# Year 10+ Coordinate Geometry

### Chapters

### Solving Systems of Linear Equations: Elimination

# Solving Systems of Linear Equations: Elimination

Elimination means "getting rid" of something. So, when we solve a system of equations by elimination, we get rid of variables, one by one.

## The Method

There are a number of operations we can perform on a system of equations without changing the solutions. They are:

- Multiply both sides of one of the equations by a constant.
- Add a multiple of one equation to another.
- Swap the positions of two or more equations.

When we solve a system of equations by elimination, we apply these operations to get rid of the variables one by one until we're left with only one variable.

Let's see how we add two equations together. We'll try the equations \(3x + 4y = 5\) and \(2x + 5y = 7\):

Let's try multiplying an equation by a constant. We'll multiply the equation \(3x + 4y = 5\) by 4. All we do is multiply each term on **both sides**
of the equation by \(4\), so

**same operation**to

**both sides**of the equation.

Let's see the technique in action on some examples with two equations in two variables:

### Example 1

Find the solutions (if they exist) of the system of linear equations

Both of these equations include a term of \(-y\), so the easiest thing to do is subtract the second one from the first one like this:

Now substitute \(x =4\) into one of the equations (doesn't matter which) to work out what \(y \) is. Let's use equation 2:

**Note:** Because there is a solution, the equations are **consistent**. However, you should always check that your
solution works for **both** equations. I'll leave that up to you.

Let's try another example.

### Example 2

Find the solutions (if they exist) of the system of linear equations

Let's get rid of the \(x\)s. The second equation as a term of \(9x\) and the first equation has a term of \(3x\). Multiply the first equation by 3 and subtract the result from the second one like this:

**dependent**, and represent the same straight line! Let's see what this looks like on a graph:

Let's see what happens if there are no solutions.

### Example 3

Solve the system of linear equations:

Let's eliminate the \(x\)s (exterminate, exterminate!). Both equations include a term of \(3x\), so subtract the second equation from the first:

**no solution**. The two lines are parallel. Here's what they look like:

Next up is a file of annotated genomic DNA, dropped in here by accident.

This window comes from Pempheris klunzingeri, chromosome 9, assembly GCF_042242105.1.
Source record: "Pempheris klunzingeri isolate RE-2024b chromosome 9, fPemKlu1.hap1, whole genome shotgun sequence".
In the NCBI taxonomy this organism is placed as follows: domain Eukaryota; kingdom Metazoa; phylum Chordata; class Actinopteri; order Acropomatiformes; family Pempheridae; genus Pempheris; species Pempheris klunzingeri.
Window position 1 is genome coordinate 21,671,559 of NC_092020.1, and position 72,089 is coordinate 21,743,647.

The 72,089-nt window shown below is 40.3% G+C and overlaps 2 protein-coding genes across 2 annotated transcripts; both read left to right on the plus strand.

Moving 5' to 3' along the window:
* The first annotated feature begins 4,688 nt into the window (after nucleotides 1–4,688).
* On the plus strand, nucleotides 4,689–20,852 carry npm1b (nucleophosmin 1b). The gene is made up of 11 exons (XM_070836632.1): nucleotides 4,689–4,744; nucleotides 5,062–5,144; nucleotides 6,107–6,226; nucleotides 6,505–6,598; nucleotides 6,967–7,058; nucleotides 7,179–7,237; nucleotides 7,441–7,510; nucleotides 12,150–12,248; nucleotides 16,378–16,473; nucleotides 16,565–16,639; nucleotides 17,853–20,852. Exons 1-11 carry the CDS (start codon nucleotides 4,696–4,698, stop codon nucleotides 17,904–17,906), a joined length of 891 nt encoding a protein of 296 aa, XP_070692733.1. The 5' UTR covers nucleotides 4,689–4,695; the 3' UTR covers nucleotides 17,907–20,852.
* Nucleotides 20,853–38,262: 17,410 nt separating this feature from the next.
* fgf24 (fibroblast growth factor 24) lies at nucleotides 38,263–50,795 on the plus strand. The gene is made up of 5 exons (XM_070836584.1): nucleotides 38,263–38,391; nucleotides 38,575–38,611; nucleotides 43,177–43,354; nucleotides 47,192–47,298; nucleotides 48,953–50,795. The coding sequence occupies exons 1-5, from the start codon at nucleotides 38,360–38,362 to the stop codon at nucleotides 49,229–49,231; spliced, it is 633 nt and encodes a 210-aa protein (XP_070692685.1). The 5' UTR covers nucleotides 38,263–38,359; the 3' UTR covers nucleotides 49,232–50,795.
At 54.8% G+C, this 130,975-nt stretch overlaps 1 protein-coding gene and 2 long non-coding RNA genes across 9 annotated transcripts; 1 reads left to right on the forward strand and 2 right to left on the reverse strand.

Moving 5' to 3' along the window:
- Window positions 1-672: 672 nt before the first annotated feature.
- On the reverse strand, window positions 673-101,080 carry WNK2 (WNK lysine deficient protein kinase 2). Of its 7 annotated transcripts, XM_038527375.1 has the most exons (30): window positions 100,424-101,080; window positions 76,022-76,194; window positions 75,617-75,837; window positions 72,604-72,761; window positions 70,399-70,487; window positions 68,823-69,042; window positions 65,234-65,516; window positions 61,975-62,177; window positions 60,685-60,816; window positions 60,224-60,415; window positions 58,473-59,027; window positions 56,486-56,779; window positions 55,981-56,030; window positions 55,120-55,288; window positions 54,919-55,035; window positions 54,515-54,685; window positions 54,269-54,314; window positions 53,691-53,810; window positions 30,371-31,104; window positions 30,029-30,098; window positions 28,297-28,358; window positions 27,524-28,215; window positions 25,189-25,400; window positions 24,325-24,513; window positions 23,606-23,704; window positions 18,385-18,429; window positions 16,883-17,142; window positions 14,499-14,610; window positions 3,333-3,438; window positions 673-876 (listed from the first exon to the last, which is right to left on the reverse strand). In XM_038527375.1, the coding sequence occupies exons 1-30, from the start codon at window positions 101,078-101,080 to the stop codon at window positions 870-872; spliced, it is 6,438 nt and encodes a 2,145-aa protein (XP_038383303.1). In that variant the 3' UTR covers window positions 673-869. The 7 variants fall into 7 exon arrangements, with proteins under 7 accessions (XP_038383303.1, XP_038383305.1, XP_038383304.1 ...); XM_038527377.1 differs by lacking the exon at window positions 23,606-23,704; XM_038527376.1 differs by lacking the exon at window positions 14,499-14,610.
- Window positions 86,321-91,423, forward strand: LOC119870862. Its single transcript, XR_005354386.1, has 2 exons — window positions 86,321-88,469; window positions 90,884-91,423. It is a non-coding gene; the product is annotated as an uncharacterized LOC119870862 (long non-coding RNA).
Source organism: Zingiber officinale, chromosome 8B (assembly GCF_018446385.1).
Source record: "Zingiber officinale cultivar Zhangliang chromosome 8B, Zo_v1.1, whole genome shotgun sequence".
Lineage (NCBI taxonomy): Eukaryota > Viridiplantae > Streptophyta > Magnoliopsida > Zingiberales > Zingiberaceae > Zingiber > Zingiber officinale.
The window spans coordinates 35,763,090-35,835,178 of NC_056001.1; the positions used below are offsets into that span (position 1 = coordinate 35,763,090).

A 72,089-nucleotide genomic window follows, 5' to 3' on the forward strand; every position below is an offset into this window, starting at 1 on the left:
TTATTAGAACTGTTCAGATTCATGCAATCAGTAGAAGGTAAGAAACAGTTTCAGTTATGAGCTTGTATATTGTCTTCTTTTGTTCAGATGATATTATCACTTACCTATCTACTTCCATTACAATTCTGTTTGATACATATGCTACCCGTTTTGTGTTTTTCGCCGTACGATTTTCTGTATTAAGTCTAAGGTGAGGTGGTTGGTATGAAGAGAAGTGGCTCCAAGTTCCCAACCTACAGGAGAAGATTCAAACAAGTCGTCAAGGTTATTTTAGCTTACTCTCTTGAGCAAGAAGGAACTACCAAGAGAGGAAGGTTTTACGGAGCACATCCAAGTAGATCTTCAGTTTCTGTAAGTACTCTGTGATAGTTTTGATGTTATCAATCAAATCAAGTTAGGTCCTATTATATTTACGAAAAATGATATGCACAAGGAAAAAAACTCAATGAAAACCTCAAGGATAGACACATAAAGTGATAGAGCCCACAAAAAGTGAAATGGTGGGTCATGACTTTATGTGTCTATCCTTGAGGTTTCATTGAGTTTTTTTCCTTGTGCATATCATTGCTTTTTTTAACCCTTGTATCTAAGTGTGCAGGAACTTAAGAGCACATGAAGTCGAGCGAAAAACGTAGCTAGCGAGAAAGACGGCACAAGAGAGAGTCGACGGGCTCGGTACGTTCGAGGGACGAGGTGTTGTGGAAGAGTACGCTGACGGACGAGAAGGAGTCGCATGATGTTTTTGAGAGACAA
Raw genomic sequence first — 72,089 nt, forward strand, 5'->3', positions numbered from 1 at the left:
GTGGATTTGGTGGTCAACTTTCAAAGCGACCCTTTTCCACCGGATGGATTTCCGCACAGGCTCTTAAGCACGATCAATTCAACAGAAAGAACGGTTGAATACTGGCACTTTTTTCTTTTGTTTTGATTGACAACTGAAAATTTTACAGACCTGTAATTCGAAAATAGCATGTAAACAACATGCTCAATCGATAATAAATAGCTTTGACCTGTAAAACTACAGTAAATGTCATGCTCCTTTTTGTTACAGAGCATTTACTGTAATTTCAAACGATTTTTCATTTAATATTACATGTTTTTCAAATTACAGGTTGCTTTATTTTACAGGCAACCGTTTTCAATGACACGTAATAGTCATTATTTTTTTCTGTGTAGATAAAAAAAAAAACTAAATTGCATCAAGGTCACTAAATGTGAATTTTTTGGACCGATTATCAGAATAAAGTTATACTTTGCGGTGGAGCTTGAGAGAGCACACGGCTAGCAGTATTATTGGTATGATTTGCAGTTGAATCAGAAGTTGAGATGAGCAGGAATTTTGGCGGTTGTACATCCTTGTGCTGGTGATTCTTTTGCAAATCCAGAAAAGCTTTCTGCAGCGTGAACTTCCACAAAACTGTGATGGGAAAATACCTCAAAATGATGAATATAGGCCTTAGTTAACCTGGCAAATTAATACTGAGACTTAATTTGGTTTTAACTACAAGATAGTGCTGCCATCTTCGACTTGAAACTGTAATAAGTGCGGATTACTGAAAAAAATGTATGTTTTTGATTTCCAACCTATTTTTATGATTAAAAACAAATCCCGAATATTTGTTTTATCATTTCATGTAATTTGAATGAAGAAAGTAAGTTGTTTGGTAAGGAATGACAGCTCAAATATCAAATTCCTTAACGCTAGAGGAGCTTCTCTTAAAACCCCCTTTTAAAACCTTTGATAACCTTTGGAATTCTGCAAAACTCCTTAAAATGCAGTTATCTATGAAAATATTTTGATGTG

## Solving Systems with 3 Equations By Elimination

This technique will generalise to any number of equations in any number of unknowns. I'm going to give you a set of steps that will
**always work**. When you get good at solving systems of equations by elimination, you might decide to adapt them sometimes to avoid making mistakes: for example you might like to get rid of \(y\) first
instead of \(x\) because the arithmetic is easier. Here are the steps:

- Eliminate the variables in alphabetical order:
- First eliminate the \(x\)s from equations 2 and 3
- Next eliminate the \(y\)s from equation 3

\( \begin{align*} a_1 x + b_1 y + c_1 &= d_1\\ \;\;\;\;\;\;b_4 y + c_4z &= d_4 \mbox{ these coefficients have been changed by the elimination operations}\\ \;\;\;\;\;\;\;\;\;\;c_5z &= d_5 \mbox{ these coefficients have been changed by the elimination operations}\\ \end{align*} \) - Back-substitute: start by working out \(z\) from equation 3, then use your value of \(z\) to find \(y\) using equation 2, then use your values of \(y\) and \(z\) to find \(x\) using equation 1. We work from the bottom up.

As it's always easier to see these things in action on an example, let's do just that!.

### Example 4

Solve the system of equations

**Step 1**: get rid of the \(x\)s from equations 2 and 3. Equation 2 contains no \(x\), so we can leave it, but equation 3 contains a term
of \(3x\). Subtract 3 lots of equation 1 from equation 3 to yield a new version of equation 3:

Our system of equations now looks like this:

**Step 2**: To make the arithmetic easier, swap equations 2 and 3 to yield:

**Step 3**: Get rid of the \(y\)s from equation 3 by adding two lots of the second equation to it:

Now it's time for back-substitution:

**Step 4**: Solve equation 3 for \(z\).

**Step 5**: Plug this value for \(z\) into equation 2 and solve for \(y\):

**Step 6**: Finally, plug the values for \(y\) and \(z\) into equation 1 and solve for \(x\):

So the system of equations has a unique solution: \(x = 14\), \(y = 1\) and \(z = 10\). This corresponds to the point \((14,1,10)\). You should
plug these values into the three equations to make sure they work for **all three equations**.

### Conclusion

The solutions of a system of linear equations need to work for all equations in the system simultaneously. For this reason, systems of linear equations
are often called `simultaneous equations`

.

The elimination method is more efficient for larger numbers of equations and larger numbers of variables than the substitution method. A computer can also be programmed to solve the equations using this technique.

With practice, you'll get a lot quicker at solving systems of linear equations. You'll also start to be able to spot some short cuts which will make the arithmetic easier.

### Description

A **coordinate geometry** is a branch of **geometry** where the position of the points on the plane is defined with the help of an ordered pair of numbers also known as **coordinates**. In this tutorial series, you will learn about vast range of topics such as Cartesian Coordinates, Midpoint of a Line Segment etc

### Audience

year 10 or higher, several chapters suitable for Year 8+ students.

### Learning Objectives

Explore topics related to Coordinates Geometry

Author: Subject Coach

Added on: 27th Sep 2018

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